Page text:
[@] = E-mail/Chatroom News
Subj: Re: Speaking on/of Bebop
Date: Thu, 1 Mar 2001 6:24:01 PM Eastern Standard Time
From: Karlton Hester <email@example.com>
To: AAJC Group
I was talking to Donald Byrd over the years about the circular pattern Coltrane left for us (Yusef Lateef has it in a prominent spot at the beginning of one of his method books), and we though pretty long about the possible meanings and implications. The system implied seems closely related to his concept of symmetry and proportion. Coltrane was intensely interested in the Nicholas Slonimsky "Thesaurus of Scales and Melodic Patterns", so Donald and I both saw a relationship between the structure underlying Slonimsky's patterns and Coltranes music, particularly during the 1960's. Byrd and I tried to think of other African American innovators who seemed headed in a direction directly related to Coltrane's mandala. We thought of Monk, Herbie Hancock (the mathematic emphasis on Inventions and Dimensions, for instance), Cecil Taylor, Eddie Harris ("Freedom Jazz Dance", his theory book, etc.), Ornette Coleman (Harmolodic approach), Yusef Lateef (especially in his method books), and others.
Coltrane was one of the most systematic musical thinkers and Composers of the 20th century. For me, looking at his music clearly demonstrates the relationship between the phases of his evolutionary style: from his early eclectic experience in elementary, junior high, high school, at the Philadelphia conservatories, and with the Navy band; through his R&B days with Big Maybelle, Eddie Cleanhead Vincent and Earl Bostic; playing bebop with Dizzy, hardbop with Miles, playing Monk with Monk, . . . on into all the personal stretched-harmonic (polytonal implications), quasi-modal and "free" approaches of his own inimitable style. Trane's systematic evolution involve thorough absorption of the Afrocentric pantonal implications of the blues (which appear to me firmly rooted in the functions of the harmonic series) and the abstract mathematical proportions dictated by Nature. Through it all Coltrane, like most other African American innovators, makes it clear that "it's essentially all the evolution of blues" as it extends continually from its African origins; and traditional African music, which reflects Nature because it remained intimately close to it - contains the Creator's application of mathematics. (When Coltrane was asked if he was interested in 12-tone music he replied that his music already utilized all twelve tones.)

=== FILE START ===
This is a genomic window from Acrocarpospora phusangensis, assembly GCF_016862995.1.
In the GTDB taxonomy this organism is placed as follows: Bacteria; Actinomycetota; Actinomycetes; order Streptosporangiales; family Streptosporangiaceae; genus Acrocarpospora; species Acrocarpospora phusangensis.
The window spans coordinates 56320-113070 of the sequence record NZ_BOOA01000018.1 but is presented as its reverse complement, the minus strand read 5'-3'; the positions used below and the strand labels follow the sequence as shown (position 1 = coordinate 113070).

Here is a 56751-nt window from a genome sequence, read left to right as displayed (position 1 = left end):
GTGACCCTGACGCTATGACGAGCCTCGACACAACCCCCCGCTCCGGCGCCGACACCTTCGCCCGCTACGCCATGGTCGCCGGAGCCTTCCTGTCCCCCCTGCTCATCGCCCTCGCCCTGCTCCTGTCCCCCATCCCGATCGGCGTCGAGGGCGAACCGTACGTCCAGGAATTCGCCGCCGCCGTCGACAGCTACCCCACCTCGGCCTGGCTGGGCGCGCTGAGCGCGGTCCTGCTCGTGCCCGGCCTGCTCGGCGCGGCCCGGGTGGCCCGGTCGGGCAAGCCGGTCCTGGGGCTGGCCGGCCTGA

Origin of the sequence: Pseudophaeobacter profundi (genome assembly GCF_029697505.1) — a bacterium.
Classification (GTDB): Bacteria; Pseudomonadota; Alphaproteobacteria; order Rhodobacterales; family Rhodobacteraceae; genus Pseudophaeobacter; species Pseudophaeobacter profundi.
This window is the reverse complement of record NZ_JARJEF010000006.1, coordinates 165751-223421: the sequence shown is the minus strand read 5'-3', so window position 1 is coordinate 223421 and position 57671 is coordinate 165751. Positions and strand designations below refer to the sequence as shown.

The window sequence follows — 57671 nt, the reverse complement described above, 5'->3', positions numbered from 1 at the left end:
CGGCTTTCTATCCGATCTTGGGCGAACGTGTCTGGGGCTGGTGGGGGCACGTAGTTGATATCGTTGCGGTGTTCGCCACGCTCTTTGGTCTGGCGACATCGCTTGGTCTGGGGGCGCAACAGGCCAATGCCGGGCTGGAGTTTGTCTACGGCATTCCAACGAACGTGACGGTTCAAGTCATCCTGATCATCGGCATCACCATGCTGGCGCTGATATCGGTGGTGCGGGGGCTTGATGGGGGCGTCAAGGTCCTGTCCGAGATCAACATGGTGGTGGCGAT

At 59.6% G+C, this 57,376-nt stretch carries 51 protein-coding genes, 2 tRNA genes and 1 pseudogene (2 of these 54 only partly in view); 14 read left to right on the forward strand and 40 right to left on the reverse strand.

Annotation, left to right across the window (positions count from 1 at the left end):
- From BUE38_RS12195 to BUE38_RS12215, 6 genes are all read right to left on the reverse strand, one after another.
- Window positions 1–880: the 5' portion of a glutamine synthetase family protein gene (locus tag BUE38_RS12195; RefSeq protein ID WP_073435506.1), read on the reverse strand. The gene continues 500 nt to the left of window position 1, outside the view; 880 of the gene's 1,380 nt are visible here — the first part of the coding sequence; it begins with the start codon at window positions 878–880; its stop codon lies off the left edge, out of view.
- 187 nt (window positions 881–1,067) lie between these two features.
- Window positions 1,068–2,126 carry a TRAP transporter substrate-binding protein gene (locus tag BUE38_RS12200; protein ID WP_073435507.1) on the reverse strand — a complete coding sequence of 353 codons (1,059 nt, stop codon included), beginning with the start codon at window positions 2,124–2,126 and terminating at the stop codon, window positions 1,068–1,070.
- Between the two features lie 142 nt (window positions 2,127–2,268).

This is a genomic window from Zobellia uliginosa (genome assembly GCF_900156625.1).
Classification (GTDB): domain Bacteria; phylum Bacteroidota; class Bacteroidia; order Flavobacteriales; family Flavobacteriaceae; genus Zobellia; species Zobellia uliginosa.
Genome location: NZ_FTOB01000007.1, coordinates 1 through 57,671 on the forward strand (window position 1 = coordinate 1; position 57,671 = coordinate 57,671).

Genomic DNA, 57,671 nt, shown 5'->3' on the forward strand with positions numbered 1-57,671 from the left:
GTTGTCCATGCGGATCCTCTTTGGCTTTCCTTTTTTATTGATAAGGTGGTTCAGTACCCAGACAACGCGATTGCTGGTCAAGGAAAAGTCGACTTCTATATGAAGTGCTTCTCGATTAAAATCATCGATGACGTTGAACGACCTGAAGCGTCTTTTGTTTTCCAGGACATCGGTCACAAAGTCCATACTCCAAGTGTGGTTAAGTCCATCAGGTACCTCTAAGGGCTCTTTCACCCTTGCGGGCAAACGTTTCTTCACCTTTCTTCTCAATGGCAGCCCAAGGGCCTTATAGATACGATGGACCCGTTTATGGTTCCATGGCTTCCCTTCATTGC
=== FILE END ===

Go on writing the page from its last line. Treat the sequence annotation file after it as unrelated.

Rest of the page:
Coltrane was talking to Michael Olatunje Babatunde about all this (and more) in his final years, so African music, mathematical symmetry, and the full range of the blues was clearly on his mind. It appears this (African polyrhythms, harmonic extensions, extended timbre, freedom, flexibility, etc.) may explain why he often extended his ensembles to include two bassists, two drummers, etc. in his final period.
Any single label intended to contain our fall short of concrete identification; and, as Bob said, "It may be that the true essence of Bebop (blues/"jazz") defies verbal description." The crux of my point is related. Innovative masters of African American music are most often absorbing from as astounding range of ideas and influences while putting them through their own fissionary process. Regardless of how far out the music stretches, nonetheless, this evolutionary process is invariably linked to African American musical tradition (particularly the blues - as "Relaxin' at Camarillo" and other Bird [bebop] compositions demonstrate). Anyway, that's what I hear in the music.
>You're on the right page all right. I was speaking on the problems that many
>musicians have putting their thoughts on the subject into words. Many of the
>great musicians we have learned to love never put their own descriptions of
>what they were doing into spoken nor written words. This has been done by
>others to the best of their abilities. However, I sure would like to have
>heard what Bud had to say about his approach. Trane left a circle which
>nobody I have met yet can explain. Barry can explain his. It may be that the
>true essence of Bebop defies verbal description.
E. Hester, Ph.D. - "Jazz" Studies Director
MUSIC DEPARTMENT: 284 Music Center
University of California
Santa Cruz, CA 95064
Office: (831) 459-2575
FAX: (831) 459-5584
Encyclopedia of Global African Music